There are deadlines, and then there are deadlines. I'm the Writer in Residence this month over at BrooklynTheBorough.com, and I was supposed to turn in my column Friday. How I feel about deadlines is best expressed in an email that my (other) editor (at Scholastic) just wrote me in the form of an epic poem beginning "O deadlines! How I hate thee" and spiraling from there.
But sometimes deadlines can be fun. Nicole, who runs BrooklynTheBorough, asked me to write "a piece just about being a Hasid in Brooklyn...you know, a slice-of-life sort of thing." I know she wanted me to write about the conflict between Hasidic and hipster worlds, but I just couldn't stomach it. (Sorry, Nicole.) It's just that I live that way 24/7, and there really isn't much of a conflict.
Some people go to yechidus for love or financial decisions. I go for fashion advice.
The broken deadline got me writing about everyday life in Hasid-land, which I don't often do -- mainly because I hate getting too garish or showy about it. I can write fiction, and I can write about what I think about things, but if I started getting blog ideas from walking down the street? Well, (a) I'd be here till tomorrow, but also (b) I'd feel like I'm faking it among my family-in-law and my friends even more than I already feel.
Even so, a deadline is a deadline. And so I wrote, and this is the pastiche that came out. I'm actually sort of proud of it.
The bar mitzvah was a totally crazy affair, as might be expected. In one way, Hasidic Jews are unfailingly, unflinchingly conservative. In another way, it’s an anything-goes scenario. The party started at 9 pm, an hour away from Brooklyn, which isn’t crazy until you remind yourself that the target audience is 11-to-14-year-old kids — and that these parties often go for four, five hours. The mechitza was in full force with a wall dividing men and women, which meant that I couldn’t even play arm-candy to my wife. Our cousin Shmop was there, who’s just about the nicest, most magnetic and fluid guy you could think of. He’s Orthodox but modern, clean-shaven and he wears a tie – both things that make him stand out in this crowd – but he’s got this lackadaisical, no-stick personality that makes him able to get along with anyone. Seamlessly. Five minutes after we hook up, he’s gliding through the crowd, shaking hands and kissing the hairy cheeks of every rabbi in the room, coasting straight to the women’s section as I struggle to keep up with him, dodging furry hats aimed at the level of my head as the crowd threatens to rip the umbilical cord by which I have attached myself to him.
Hasidic Jews are pretty strict about this stuff. And if you missed it right there, that’s the understatement of the century. Half of the family is pretty cool with these casual social interactions. The other half — well, there’s one Hasidic dynasty, of which many of this family are members, that has a custom of men and women eating in separate rooms. The mechitza is properly only for the dancing which will take place later that night, and so that men and women don’t sit at the same tables and, I don’t know, accidentally bump into each other or get into food fights or something, but when Shmop whizzes me across the floor to the other side, my anxiety squeezes a huge rubber band around my stomach and my eyes pop half out of my head. Not from looking at women. Possibly from watching Shmop’s overwhelming casualness. Mostly from the realization that, one way or another, I am probably about to be kicked out of the family, the social hall, or, possibly, Judaism.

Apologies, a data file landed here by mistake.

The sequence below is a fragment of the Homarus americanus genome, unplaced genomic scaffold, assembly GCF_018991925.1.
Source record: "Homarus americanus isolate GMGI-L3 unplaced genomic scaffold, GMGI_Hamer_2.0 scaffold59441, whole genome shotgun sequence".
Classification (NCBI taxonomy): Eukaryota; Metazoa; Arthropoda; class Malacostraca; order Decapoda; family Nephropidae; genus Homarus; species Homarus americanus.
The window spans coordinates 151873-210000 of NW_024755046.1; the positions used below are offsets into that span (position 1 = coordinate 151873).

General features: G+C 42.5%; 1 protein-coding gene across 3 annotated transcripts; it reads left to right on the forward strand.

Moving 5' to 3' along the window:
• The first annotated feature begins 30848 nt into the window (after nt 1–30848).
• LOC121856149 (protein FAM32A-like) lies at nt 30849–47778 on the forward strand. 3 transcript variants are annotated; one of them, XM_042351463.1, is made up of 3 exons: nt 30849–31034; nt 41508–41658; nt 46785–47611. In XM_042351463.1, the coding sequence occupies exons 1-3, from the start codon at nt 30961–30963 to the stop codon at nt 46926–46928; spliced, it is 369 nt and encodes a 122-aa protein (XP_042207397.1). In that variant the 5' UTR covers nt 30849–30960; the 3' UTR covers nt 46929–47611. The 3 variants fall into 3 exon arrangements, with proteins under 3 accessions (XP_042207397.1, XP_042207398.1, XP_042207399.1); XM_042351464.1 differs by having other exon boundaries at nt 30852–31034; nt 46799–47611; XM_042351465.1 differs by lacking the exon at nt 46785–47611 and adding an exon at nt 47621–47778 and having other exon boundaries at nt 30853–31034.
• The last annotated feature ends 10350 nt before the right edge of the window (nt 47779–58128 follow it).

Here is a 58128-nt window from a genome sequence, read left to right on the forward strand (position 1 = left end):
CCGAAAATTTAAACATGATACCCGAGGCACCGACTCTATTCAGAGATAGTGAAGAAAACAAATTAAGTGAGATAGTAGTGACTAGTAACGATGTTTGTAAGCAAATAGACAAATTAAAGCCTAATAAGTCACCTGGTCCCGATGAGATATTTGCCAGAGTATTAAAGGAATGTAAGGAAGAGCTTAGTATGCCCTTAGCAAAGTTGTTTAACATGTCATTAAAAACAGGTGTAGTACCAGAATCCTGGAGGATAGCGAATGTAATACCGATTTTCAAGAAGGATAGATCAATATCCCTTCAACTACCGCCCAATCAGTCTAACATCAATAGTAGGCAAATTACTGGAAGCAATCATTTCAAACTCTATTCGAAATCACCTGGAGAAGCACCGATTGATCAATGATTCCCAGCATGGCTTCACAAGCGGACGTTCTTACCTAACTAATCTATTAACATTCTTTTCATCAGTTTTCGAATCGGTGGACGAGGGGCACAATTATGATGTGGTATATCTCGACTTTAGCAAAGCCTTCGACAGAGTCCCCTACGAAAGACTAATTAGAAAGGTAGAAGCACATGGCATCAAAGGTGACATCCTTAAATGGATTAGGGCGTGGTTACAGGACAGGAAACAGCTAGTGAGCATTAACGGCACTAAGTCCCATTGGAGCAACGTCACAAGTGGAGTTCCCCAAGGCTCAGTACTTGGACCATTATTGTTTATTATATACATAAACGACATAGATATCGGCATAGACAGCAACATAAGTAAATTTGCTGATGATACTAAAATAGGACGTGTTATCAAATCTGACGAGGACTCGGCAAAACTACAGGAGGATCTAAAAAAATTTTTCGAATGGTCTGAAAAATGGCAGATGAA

Here. Read the whole thing on the BtB site.
Wednesday, March 10, 2010
Last night the Jewish Book Council hosted their annual National Jewish Book Awards, and they were kind enough to invite me. I wasn't a famous author or a famous book-buyer, but they let me in anyway.
At first my (a) shyness and (b) authory anti-social tendencies and (c) not knowing anybody-ness got the best of me. There was a (parenthetically: really fascinating) exhibit about Thomas Mann and German publishing, and the reception was mostly being held in one room ("mostly" meaning that the drinks table was in there, and therefore, so were all the guests) but spilled over into a second room that was ideal retreating space. I gave it an honorable go, checking out people's name tags to see if I recognized anyone. The first I spied was the illustrator of a book that I kind of slammed last year. Then I saw Alicia Susskin Ostriker, whose book of poetry >The Book of Seventy I'd read last week, but what would I say? I always appreciate when people tell me that, but then there's the deadening lack of conversation that's like, where do we go from here?